You’ve embarked on the challenge of National Novel Writing Month (NaNoWriMo) yet again. It’s November 15th and you’re nowhere near your halfway goal of 25,000 words. You’re feeling discouraged, tired, maybe even a little depressed, and the next scheduled write-in for your regional group is still days away.
What’s a wilting Wrimo to do? Host your own write-in!
Alert Your Group
Chances are you’re not the only one in your region who’s struggling with word count. Mid-November is a notoriously difficult time for Wrimos. Somewhere around 20,000-30,000 words, characters begin to get away from you, plot holes yawn open, and the best-laid plans for epic adventure seem about to crumble. Whether or not all of this is actually happening, it can still seem like your entire novel is falling to pieces before your eyes. When you feel yourself slipping, pop over to the regional forums and giving a shout out to other despairing Wrimos. See if they’d like to get together for some communal writing and support.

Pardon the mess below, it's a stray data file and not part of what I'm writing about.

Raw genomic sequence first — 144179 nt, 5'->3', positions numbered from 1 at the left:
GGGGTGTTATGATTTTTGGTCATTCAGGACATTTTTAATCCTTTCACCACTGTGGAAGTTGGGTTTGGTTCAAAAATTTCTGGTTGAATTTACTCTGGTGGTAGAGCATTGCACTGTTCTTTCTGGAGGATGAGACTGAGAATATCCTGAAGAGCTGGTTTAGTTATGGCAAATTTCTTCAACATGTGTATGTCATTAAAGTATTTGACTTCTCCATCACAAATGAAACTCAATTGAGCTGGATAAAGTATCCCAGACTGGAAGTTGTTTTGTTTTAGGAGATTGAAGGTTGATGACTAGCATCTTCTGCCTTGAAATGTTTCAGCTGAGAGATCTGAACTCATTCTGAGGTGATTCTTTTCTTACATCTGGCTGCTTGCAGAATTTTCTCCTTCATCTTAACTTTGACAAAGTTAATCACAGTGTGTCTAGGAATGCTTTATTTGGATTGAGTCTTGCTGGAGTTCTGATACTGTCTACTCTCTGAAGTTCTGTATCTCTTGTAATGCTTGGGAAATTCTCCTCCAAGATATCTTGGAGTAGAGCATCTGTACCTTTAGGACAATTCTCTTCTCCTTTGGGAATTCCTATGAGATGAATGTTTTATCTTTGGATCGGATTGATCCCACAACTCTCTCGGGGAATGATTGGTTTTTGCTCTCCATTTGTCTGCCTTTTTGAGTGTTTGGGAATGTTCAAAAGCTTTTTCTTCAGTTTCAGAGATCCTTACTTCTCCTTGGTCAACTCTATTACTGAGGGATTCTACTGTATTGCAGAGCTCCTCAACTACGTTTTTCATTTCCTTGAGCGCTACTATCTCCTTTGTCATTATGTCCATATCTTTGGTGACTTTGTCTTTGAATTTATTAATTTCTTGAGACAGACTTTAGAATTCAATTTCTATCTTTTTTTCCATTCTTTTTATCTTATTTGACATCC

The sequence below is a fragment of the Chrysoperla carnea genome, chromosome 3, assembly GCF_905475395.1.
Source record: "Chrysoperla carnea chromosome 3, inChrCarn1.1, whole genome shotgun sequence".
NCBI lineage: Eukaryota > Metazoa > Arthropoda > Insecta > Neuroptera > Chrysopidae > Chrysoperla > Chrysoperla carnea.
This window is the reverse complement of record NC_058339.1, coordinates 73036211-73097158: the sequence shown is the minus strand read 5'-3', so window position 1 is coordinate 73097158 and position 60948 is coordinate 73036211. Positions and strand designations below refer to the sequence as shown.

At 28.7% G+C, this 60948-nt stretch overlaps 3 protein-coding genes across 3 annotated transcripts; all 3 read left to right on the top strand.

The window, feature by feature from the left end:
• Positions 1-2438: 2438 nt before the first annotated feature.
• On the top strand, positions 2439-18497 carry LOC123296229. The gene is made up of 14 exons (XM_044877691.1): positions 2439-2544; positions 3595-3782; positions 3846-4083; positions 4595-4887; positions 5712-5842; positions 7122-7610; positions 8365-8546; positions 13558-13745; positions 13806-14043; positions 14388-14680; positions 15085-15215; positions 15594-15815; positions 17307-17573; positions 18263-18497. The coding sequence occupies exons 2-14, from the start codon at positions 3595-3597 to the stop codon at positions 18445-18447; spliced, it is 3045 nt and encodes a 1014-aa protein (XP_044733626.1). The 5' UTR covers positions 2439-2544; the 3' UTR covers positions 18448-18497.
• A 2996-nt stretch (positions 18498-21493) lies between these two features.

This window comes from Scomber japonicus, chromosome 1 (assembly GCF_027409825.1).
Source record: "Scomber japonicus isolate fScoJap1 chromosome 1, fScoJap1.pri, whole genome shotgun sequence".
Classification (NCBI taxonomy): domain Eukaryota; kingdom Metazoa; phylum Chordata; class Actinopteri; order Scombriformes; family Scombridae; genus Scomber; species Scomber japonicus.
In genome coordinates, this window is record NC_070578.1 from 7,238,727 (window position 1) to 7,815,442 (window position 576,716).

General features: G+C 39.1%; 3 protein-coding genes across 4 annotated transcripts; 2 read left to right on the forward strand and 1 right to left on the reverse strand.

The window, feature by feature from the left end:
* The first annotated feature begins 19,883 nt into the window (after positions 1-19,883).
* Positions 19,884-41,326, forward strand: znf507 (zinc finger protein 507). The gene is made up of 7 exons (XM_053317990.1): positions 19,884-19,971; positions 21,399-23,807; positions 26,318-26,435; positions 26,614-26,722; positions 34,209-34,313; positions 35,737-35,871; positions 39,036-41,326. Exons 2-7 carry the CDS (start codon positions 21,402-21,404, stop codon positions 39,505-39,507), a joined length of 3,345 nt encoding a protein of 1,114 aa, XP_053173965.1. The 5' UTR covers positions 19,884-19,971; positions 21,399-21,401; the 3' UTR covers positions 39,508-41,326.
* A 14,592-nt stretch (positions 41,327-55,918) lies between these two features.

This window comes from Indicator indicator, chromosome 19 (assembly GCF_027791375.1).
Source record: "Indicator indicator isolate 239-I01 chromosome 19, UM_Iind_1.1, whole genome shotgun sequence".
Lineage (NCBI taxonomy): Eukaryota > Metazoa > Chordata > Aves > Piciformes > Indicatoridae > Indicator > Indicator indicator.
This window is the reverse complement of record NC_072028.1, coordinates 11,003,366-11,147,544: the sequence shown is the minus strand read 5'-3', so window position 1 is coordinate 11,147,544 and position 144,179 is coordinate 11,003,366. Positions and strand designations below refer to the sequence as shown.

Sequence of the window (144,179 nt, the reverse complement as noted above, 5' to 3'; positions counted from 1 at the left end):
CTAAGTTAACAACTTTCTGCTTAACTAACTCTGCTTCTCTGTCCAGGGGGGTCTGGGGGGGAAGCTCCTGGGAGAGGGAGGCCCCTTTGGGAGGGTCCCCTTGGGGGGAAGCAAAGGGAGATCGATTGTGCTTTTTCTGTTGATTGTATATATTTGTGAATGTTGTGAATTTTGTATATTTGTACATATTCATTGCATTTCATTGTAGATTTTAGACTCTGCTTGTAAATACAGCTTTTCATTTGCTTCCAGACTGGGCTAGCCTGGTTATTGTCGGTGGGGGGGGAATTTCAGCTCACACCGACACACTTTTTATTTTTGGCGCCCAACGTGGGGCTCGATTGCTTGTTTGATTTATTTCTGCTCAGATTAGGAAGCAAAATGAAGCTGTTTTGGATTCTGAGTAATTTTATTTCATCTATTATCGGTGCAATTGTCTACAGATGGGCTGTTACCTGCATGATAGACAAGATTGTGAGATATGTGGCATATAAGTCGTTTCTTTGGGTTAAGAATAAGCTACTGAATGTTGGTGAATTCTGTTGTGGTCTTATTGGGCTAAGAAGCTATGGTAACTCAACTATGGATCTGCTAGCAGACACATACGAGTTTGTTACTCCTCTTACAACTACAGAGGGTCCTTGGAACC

Pick a Venue
Regional groups may cover a large area, and it’s not always possible for all the Wrimos in a region to attend the “official” group meetups. Consider holding a write-in at a venue that’s accessible to some of the more far-flung regional members. Or simply shake things up and gather everyone at a new or unusual location. A change of scenery can be as helpful to writer’s block as having other people around to bounce ideas off of. Just make sure that wherever you plan on going has enough space and enough places for people to plug in their laptops.
Talk With Your ML
Remember to run your write-in by your municipal liaison. He or she can help you put the word out on the NaNoWriMo website or forums to help alert as many people as possible. The more people know about the gathering, the more are likely to show up. You may wind up with a bigger support network than you anticipated!
You put this write-in together to get your word count on track, so be sure to make the most of it. Challenge your fellow Wrimos to word sprints or dare each other to add zany plot elements. NaNoWriMo is as much about having fun as it is about challenging yourself, and this is a great opportunity to put the enjoyment back into your writing process. Spontaneous write-ins also help to break up the potential monotony of your everyday schedule and plunge you into your novel with renewed vigor.
So the next time you feel yourself flagging during NaNoWriMo, remember that you’re not alone! Other Wrimos are as close as the regional forums and will likely be more than willing to get out of the house and into a different writing venue. Getting together for writing support is a great fact of NaNo, and can help you reach that elusive 50,000 word goal with less frustration and fewer headaches.